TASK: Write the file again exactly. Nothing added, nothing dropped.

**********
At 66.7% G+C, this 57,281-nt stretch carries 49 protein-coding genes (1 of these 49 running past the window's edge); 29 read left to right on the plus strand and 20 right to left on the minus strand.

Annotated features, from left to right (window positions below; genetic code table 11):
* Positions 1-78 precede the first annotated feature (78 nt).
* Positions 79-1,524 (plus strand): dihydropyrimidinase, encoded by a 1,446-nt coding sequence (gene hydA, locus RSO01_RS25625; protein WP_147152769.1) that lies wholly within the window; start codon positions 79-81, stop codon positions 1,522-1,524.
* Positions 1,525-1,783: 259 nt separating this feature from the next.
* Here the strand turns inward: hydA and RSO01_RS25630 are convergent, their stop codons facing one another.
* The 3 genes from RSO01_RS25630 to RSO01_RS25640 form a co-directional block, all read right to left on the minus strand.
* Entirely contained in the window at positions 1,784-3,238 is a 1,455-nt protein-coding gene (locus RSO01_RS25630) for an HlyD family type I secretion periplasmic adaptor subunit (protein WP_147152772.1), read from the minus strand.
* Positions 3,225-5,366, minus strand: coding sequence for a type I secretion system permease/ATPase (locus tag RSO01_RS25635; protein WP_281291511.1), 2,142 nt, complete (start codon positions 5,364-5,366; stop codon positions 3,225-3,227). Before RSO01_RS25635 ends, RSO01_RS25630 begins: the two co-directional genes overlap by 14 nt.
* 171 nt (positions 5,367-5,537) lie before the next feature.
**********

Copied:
At 66.7% G+C, this 57,281-nt stretch carries 49 protein-coding genes (1 of these 49 running past the window's edge); 29 read left to right on the plus strand and 20 right to left on the minus strand.

Annotated features, from left to right (window positions below; genetic code table 11):
* Positions 1-78 precede the first annotated feature (78 nt).
* Positions 79-1,524 (plus strand): dihydropyrimidinase, encoded by a 1,446-nt coding sequence (gene hydA, locus RSO01_RS25625; protein WP_147152769.1) that lies wholly within the window; start codon positions 79-81, stop codon positions 1,522-1,524.
* Positions 1,525-1,783: 259 nt separating this feature from the next.
* Here the strand turns inward: hydA and RSO01_RS25630 are convergent, their stop codons facing one another.
* The 3 genes from RSO01_RS25630 to RSO01_RS25640 form a co-directional block, all read right to left on the minus strand.
* Entirely contained in the window at positions 1,784-3,238 is a 1,455-nt protein-coding gene (locus RSO01_RS25630) for an HlyD family type I secretion periplasmic adaptor subunit (protein WP_147152772.1), read from the minus strand.
* Positions 3,225-5,366, minus strand: coding sequence for a type I secretion system permease/ATPase (locus tag RSO01_RS25635; protein WP_281291511.1), 2,142 nt, complete (start codon positions 5,364-5,366; stop codon positions 3,225-3,227). Before RSO01_RS25635 ends, RSO01_RS25630 begins: the two co-directional genes overlap by 14 nt.
* 171 nt (positions 5,367-5,537) lie before the next feature.